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Tennyson, Vesuvius & St. Telemachus
This photo of the 1944 eruption of
Vesuvius is courtesy of Herman Chanowitz.
Photo restoration by Tana A. Churan-Davis.)
it weren't for Mt. Vesuvius (and other volcanoes, I
suppose), I would not have found out how the
gruesome gladiatorial games that the Romans enjoyed
so much came to an end.
In researching the Geology of the Bay of Naples,
I came across abundant material, of course, on the
atmospheric effects of volcanic eruptions.
Somewhere, I had read a verse by Alfred, Lord
Tennyson, used (in the source I filched it from) to
describe the eruption of Krakatoa in the late
I left it at that, just the way I had copied it. It sounded good and very Krakatoa-like. However, just the other day, a kind gentleman from Japan, Dr. M. Iguchi from Tokyo, wrote me and asked (1) if the use of word 'World' was correct, for he recalls reading the same verse with "globe'', and (2) if I would be so kind as to tell him if that was the entire poem or if it was an excerpt from a longer work, and, if so, which one?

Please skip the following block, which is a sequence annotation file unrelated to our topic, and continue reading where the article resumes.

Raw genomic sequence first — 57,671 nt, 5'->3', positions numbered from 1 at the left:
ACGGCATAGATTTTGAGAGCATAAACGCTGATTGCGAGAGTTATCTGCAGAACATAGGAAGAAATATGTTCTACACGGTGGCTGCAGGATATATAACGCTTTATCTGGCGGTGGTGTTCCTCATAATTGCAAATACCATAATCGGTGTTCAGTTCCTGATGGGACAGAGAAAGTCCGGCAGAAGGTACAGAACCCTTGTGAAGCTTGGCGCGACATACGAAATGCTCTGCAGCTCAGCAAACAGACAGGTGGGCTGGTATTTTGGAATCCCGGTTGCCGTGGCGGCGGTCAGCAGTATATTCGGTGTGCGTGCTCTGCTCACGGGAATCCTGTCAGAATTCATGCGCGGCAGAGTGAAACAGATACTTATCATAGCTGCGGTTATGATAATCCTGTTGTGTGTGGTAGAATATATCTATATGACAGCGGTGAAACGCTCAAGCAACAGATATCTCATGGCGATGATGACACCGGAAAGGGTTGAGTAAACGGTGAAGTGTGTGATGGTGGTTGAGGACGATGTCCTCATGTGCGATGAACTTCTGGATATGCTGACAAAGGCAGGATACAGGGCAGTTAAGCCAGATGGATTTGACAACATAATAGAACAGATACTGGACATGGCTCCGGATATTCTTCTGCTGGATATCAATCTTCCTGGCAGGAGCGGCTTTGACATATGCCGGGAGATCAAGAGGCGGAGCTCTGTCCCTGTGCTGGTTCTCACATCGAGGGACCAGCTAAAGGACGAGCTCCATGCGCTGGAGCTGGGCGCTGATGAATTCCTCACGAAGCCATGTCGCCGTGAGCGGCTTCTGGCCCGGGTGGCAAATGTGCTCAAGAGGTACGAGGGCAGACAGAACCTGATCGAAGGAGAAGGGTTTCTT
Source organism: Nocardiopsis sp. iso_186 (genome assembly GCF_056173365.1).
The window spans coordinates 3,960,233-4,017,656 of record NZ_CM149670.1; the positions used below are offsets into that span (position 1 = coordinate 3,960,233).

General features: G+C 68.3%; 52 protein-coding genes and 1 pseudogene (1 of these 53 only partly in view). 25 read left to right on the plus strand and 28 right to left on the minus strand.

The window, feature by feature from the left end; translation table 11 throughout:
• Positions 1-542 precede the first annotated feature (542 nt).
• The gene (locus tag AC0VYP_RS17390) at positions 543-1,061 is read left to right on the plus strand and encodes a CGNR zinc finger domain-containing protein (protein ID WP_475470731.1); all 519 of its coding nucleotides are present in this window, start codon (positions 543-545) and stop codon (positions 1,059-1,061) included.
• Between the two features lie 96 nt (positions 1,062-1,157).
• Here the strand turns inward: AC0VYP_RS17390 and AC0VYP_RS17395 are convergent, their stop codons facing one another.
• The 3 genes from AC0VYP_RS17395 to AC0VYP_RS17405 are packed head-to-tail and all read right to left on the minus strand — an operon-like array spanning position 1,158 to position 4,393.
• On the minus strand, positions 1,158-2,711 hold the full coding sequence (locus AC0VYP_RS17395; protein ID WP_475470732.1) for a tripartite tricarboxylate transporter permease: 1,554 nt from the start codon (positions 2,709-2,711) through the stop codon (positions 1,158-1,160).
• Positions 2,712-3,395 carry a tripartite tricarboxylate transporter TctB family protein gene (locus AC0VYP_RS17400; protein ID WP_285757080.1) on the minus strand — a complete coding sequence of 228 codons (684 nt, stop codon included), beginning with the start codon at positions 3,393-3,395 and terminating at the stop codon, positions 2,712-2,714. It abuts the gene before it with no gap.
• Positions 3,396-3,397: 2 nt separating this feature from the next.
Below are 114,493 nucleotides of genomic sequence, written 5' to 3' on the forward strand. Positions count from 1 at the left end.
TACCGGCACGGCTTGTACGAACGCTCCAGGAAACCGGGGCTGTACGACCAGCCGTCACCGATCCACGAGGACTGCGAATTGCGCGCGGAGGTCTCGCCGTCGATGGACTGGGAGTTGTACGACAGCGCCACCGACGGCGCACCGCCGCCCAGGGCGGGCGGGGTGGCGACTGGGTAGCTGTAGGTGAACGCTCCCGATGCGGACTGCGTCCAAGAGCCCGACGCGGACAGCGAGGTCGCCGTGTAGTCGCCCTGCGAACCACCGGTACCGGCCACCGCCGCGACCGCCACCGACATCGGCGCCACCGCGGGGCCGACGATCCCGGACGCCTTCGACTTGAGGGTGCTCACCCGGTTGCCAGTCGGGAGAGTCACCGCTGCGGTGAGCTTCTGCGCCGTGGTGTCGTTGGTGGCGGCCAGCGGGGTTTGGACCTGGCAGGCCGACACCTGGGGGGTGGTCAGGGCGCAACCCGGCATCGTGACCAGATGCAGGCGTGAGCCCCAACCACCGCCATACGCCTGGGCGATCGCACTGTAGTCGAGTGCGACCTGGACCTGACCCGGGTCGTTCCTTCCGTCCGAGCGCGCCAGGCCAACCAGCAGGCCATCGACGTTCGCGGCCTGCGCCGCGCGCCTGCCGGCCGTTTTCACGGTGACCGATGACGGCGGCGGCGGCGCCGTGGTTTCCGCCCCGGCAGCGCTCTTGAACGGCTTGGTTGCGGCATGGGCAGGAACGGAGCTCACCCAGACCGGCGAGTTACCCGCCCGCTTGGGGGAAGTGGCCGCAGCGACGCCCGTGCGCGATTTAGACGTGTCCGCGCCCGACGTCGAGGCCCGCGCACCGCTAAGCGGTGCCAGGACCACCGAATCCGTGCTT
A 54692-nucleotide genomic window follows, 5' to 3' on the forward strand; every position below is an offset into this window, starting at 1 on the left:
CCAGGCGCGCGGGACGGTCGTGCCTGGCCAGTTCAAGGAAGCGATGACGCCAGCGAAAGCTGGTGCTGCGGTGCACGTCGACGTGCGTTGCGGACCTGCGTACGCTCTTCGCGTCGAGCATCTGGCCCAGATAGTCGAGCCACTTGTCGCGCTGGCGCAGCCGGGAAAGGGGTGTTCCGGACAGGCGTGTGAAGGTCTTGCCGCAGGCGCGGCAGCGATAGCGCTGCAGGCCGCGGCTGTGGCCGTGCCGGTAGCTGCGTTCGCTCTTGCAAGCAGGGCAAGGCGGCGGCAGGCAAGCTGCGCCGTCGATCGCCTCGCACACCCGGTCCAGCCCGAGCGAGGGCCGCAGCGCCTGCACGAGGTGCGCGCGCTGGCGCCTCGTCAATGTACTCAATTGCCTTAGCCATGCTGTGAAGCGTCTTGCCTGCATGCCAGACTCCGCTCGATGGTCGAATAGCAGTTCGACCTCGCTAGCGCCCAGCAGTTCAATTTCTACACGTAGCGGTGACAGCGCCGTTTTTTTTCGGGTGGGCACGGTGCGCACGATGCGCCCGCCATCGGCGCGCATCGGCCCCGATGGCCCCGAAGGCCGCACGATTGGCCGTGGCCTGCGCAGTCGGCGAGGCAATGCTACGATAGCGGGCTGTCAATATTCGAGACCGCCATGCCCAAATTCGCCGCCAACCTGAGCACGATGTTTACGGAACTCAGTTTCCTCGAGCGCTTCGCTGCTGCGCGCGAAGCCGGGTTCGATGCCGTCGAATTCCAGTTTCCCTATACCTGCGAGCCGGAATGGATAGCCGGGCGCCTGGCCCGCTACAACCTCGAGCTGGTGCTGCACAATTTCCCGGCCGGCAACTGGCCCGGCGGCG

To work, to work. Indeed, I had misquoted the line. (But, of course, it is really the fault of the person I copied it from!) It is, in fact, 'globe'. The four brief lines come from a much longer poem (80 lines, in all) by Tennyson. The poem is entitled "St. Telemachus" and is from Tennyson's last published volume, The Death of Oenone, Akbar's Dream, and Other Poems, which appeared in 1892.
Not only did I misquote the
line, but I skipped one line and truncated another,
such as to destroy the original context. The first
11 lines are:
St. Telemachus, also known as Alamachius was a monk who was called by an inner voice to go to Rome in about the year 400 a.d. He attended a gladiatorial combat and tried to stop the combatants from killing each other. He was stoned to death by the angry mob, but the emperor Honorius (who ruled from 395 to 423), a Christian, got the point and banned the games. Thus, St. Telemachus' place in Christian history is as the one responsible for ending the gladiator games.
Thank you, Mt. Vesuvius. And, of
course, Dr. Iguchi.